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The Notebook of Lost Things

SOHO PRESS 1999

A spare, elegant story about lives in a small town where the distant past reappears to explain the truth about an unlikely romantic affection.


"A wonderful novel--idiosyncratic, fascinating, involving, powerful." Frederick Bush

From the first page:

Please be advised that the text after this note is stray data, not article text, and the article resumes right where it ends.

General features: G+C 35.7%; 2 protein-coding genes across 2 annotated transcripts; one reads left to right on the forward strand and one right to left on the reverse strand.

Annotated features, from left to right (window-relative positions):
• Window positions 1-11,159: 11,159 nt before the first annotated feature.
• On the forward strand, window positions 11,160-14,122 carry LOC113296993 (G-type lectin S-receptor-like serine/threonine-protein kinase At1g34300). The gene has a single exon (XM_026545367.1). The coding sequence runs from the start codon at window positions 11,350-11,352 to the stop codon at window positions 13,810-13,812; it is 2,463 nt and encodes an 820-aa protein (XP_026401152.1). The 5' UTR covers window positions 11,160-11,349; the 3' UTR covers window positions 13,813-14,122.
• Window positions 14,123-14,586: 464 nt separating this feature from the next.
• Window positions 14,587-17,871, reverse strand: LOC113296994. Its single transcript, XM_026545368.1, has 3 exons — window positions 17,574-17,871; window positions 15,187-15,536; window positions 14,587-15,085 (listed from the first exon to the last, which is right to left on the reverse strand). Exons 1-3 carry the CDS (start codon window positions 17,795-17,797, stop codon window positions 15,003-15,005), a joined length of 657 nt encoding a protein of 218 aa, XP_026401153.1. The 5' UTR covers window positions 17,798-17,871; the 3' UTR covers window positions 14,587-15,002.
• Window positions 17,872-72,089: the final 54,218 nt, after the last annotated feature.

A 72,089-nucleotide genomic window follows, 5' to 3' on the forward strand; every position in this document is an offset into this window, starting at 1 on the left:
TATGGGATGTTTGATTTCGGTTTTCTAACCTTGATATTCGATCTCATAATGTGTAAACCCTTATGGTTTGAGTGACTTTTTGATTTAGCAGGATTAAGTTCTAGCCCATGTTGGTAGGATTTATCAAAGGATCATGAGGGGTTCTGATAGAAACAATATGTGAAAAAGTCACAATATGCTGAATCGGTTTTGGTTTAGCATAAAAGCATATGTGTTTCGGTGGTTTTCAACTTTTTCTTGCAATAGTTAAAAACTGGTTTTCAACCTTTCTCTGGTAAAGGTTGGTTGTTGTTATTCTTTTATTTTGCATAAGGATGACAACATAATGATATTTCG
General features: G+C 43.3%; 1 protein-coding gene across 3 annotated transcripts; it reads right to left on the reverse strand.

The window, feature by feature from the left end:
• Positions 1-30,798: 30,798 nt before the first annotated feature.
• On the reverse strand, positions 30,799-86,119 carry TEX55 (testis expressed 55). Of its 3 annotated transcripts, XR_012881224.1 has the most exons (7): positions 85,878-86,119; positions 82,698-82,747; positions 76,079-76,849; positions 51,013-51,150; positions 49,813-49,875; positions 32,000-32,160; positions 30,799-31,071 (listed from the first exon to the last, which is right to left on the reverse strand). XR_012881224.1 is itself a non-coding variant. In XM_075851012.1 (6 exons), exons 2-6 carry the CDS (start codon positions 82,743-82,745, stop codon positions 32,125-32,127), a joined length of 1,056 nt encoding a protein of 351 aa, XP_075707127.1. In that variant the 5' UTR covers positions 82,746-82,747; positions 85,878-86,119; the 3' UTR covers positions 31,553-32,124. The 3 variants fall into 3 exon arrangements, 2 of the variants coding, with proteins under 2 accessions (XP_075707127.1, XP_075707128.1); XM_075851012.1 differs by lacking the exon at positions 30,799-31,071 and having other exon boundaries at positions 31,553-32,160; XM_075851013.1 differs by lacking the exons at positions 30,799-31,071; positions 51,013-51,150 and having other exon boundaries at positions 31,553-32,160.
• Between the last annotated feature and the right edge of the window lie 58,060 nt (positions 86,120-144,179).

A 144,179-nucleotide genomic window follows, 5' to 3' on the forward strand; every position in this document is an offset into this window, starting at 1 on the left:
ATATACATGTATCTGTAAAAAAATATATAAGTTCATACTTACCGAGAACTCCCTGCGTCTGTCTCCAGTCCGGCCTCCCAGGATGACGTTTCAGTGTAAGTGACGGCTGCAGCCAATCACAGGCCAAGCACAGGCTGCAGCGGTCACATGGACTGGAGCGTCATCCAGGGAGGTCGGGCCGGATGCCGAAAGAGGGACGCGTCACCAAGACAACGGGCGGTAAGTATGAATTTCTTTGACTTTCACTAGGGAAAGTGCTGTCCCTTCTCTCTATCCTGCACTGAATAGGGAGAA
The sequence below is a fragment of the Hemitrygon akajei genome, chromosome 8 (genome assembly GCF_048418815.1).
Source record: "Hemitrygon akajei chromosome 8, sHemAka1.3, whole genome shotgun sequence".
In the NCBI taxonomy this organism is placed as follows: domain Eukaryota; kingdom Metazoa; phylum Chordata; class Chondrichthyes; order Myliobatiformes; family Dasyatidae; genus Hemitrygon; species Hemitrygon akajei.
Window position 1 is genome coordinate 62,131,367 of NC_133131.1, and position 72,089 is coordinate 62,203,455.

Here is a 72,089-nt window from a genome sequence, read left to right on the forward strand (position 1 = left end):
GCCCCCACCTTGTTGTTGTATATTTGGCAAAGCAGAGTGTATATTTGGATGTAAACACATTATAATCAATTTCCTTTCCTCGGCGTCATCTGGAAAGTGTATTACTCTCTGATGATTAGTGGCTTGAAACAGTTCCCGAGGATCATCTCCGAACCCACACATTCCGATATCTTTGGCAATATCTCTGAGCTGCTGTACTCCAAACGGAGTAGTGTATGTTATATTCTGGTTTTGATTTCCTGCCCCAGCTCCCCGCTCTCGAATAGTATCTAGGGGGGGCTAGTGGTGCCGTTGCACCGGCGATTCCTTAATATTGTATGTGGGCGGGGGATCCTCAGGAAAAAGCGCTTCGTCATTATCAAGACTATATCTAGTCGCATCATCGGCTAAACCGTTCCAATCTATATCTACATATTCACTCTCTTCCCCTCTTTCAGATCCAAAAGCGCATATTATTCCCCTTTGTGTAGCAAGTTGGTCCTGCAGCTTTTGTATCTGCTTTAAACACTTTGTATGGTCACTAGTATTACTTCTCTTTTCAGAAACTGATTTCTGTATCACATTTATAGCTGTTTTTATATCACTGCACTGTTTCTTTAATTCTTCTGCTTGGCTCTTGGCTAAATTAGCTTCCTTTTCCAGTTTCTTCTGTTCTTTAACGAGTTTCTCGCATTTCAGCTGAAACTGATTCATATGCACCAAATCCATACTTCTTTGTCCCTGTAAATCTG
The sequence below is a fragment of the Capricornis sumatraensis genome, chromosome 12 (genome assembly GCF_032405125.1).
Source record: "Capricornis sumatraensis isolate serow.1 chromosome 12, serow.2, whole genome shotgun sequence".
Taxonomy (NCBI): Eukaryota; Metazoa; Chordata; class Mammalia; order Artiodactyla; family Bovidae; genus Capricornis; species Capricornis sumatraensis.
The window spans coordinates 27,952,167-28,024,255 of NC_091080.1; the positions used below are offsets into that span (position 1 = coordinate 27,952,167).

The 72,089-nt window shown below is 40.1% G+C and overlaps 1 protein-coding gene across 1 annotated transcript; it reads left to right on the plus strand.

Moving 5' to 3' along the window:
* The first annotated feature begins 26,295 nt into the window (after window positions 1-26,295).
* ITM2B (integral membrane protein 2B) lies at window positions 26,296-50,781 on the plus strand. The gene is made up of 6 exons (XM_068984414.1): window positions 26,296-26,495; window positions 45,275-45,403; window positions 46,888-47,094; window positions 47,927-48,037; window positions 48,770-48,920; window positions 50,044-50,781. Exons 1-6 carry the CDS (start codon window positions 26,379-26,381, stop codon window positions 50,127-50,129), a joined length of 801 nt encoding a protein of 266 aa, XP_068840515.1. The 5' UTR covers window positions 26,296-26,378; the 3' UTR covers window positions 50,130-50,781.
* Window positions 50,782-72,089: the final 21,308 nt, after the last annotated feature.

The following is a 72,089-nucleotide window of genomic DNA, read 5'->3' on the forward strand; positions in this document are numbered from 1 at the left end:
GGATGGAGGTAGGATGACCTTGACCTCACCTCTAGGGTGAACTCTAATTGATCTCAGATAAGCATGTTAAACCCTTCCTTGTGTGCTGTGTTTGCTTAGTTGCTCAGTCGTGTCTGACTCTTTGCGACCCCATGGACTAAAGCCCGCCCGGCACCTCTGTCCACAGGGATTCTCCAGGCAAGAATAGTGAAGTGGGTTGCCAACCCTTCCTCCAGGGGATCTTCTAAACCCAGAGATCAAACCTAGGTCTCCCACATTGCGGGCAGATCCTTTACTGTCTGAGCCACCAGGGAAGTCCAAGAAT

At the farm on Eastern Road, where Helene lived with William Swick, October was the month for killing chickens. Chicken death was the right activity for an October afternoon when the last of the insects buzzed in the high grass and the air was filled with leaf dust and drifting seeds. The afternoon sun slanted down over the hillside and even though it was warm, it was a distant, equivocal warmth because in the rot and sludge at the surface of the earth there was a trickle of something cold that overnight would get even more sluggish as it slipped into the medial stage between liquid and ice.